Virginia Farm Bureau launches website to help farmers during COVID-19 outbreak

The Virginia Farm Bureau Federation is offering resources to help farmers during the outbreak. | Credit: MGN
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RICHMOND, Va. (WHSV) — As concerns about COVID-19 continue to grow, the Virginia Farm Bureau Federation is working to help farmers across the state. They've created a resource on their website to help farmers with information about the coronavirus and how it can impact them.

“Virginia Farm Bureau remains committed to providing our producer members and all Virginia farmers with timely and relevant information related to farm operations during this public health challenge,” said Pam Wiley, the organization’s communications director.

People can find the information on their website , which includes how farmers can get supplies and transport products, how foreign laborers can get visas through the federal H-2A program, and how you can contact state and federal agencies for information on agricultural support and services.

The website also has information about resources from the Virginia Cooperative Extension and the U.S. Department of Agriculture farm services.

Wayne Pryor, a farmer in Goochland and president of the VFBF said there are new challenges they'll need to adapt to because of the coronavirus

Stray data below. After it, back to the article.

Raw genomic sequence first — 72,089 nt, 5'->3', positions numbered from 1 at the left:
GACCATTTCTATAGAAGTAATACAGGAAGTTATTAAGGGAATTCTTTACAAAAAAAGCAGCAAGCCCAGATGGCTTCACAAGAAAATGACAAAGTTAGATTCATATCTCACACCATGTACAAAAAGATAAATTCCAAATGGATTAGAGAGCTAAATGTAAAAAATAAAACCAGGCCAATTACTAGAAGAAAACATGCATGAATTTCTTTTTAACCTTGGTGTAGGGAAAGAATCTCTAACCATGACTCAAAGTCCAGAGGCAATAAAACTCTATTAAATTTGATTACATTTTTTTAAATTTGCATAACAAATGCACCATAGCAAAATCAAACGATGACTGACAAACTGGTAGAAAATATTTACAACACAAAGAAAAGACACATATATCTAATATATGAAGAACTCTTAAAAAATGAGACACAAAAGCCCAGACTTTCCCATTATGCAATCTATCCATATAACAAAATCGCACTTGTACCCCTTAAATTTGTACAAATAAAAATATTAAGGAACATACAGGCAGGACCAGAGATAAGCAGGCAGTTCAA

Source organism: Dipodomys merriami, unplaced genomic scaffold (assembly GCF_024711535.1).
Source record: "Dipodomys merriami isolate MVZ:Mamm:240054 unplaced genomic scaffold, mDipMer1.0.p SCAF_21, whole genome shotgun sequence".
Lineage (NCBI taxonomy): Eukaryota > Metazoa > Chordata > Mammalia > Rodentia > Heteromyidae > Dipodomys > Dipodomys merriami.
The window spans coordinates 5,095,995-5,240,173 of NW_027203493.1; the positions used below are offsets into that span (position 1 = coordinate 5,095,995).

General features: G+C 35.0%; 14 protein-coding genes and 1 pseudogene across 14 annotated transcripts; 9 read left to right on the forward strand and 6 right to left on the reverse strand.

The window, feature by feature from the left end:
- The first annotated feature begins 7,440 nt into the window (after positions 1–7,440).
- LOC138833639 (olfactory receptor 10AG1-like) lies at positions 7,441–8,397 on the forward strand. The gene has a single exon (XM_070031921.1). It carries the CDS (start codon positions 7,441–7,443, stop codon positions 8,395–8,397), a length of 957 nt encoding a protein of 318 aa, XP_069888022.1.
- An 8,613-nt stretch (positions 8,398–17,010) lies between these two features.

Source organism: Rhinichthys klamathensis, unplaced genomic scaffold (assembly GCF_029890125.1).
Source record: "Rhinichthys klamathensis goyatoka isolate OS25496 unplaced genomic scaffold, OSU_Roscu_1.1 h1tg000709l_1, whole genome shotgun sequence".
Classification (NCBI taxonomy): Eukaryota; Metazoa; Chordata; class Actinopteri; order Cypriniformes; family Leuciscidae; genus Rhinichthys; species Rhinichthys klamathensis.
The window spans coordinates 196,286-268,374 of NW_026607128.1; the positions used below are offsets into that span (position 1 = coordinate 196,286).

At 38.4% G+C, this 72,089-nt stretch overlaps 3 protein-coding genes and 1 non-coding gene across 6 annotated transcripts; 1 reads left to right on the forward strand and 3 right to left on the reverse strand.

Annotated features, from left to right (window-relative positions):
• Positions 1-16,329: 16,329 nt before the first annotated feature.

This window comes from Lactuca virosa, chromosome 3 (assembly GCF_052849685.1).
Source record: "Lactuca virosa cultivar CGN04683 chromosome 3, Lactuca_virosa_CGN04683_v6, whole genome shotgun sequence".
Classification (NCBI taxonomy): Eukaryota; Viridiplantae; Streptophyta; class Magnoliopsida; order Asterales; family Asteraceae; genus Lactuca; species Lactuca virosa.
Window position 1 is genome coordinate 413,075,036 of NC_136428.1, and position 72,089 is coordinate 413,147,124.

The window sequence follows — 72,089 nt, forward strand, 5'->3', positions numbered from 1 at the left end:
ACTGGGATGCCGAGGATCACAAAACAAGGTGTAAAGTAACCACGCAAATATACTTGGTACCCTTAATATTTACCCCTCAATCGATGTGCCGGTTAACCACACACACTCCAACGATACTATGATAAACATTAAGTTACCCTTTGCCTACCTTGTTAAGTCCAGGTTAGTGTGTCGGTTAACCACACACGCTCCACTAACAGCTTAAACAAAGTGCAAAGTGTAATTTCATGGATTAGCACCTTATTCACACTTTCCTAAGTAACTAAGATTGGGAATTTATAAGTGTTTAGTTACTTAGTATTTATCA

"Farm Bureau was created to advocate for farmers, and we are collaborating with state and federal agencies and agricultural and forestry organizations to identify and address producer concerns," Pryor said.

In addition to the new information on their website, farmers can also access information about how to sell products directly to consumers. Lulu's Local Food is a software platform that launched in 2008 to create online food hubs. The program can help farmers who are struggling as social distancing is limiting things like farmers markets during the coronavirus outbreak.

The program is a product of the Virginia Foundation for Agriculture, Innovation and Rural Sustainability in partnership with the VFBF. The program connects food to people while limiting in-person interactions. Farmers can sell to multiple different places, and customers can shop from multiple different farms.

“It’s been really surreal,” Molly Harris, project manager said, noting the past few weeks have been the busiest in the program’s 12-year existence. “But it’s wonderful to hear from farmers and farmers market managers in communities who are out to help.”

Market managers can use the software to build a website that farmers can apply to join and list their products. Customers are able to shop online and buy directly from the farmers. The market manager is able to use social media to market the site and arrange distribution locations for people to pick up their orders.

VA FAIRS staff is available to assist in creating a site. Learn more at